Escaping Despair: Understanding the Decline in US Life Expectancy
The rise in midlife mortality in the United States has been attributed to causes of death including suicide, poisoning/overdose, and alcohol-related liver disease. These cluster of causes, regarded as the deaths of despair, are postulated to reflect an underlying feeling of hopelessness and resulting self-destructive behaviors. However, there is limited research testing whether individual feelings of cognitive and emotional despair are indeed predictive of such behaviors.
What factors do seem to be indicative of individual feelings of despair? Does this differ across demographics or ages? Can machine learning models be trained to accurately predict diseases of despair? And what insights can be gleaned about the the importance of individual features, including biological indicators (e.g., body mass index, cholesterol levels, etc), and the relationship between these importances within a model?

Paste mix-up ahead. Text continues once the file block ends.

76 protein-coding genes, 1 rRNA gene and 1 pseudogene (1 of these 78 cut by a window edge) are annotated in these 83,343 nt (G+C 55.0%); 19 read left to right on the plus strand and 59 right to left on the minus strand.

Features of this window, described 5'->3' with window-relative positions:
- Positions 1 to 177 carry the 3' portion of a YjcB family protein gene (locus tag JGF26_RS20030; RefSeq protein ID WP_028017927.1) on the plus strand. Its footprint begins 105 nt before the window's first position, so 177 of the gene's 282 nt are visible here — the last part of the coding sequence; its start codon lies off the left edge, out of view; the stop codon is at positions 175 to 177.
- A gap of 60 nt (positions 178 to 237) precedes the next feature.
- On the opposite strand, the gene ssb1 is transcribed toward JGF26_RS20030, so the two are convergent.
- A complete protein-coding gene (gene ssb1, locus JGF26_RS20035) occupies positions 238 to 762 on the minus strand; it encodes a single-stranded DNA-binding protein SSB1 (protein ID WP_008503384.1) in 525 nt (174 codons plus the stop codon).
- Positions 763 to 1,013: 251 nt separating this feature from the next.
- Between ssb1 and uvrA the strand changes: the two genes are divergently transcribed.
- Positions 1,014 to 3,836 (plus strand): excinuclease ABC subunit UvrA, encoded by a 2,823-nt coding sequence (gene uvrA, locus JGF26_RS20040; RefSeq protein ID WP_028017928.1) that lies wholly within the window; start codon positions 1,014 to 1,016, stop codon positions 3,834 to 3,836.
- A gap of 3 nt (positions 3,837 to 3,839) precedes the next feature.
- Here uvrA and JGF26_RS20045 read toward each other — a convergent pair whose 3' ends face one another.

In this collaborative work between the Data Science Institute and Dr. Lauren Gaydosh of the Medicine, Health, and Society (MHS) Department at Vanderbilt, a team of undergraduates from MHS, data science Master’s degree students, and data scientists from the DSI sought to understand this problem. This project was also pursued with funding through the DSI – Summer Research Program (SRP), and also a DSI Mini-Grant to support enhanced computation through parallelization on Vanderbilt’s ACCRE computing cluster. The project has been continued with Dr. Gaydosh at the University of Texas – Austin. The current work was presented at a conference in Spring 2021, and a journal article is currently being prepared to share the results.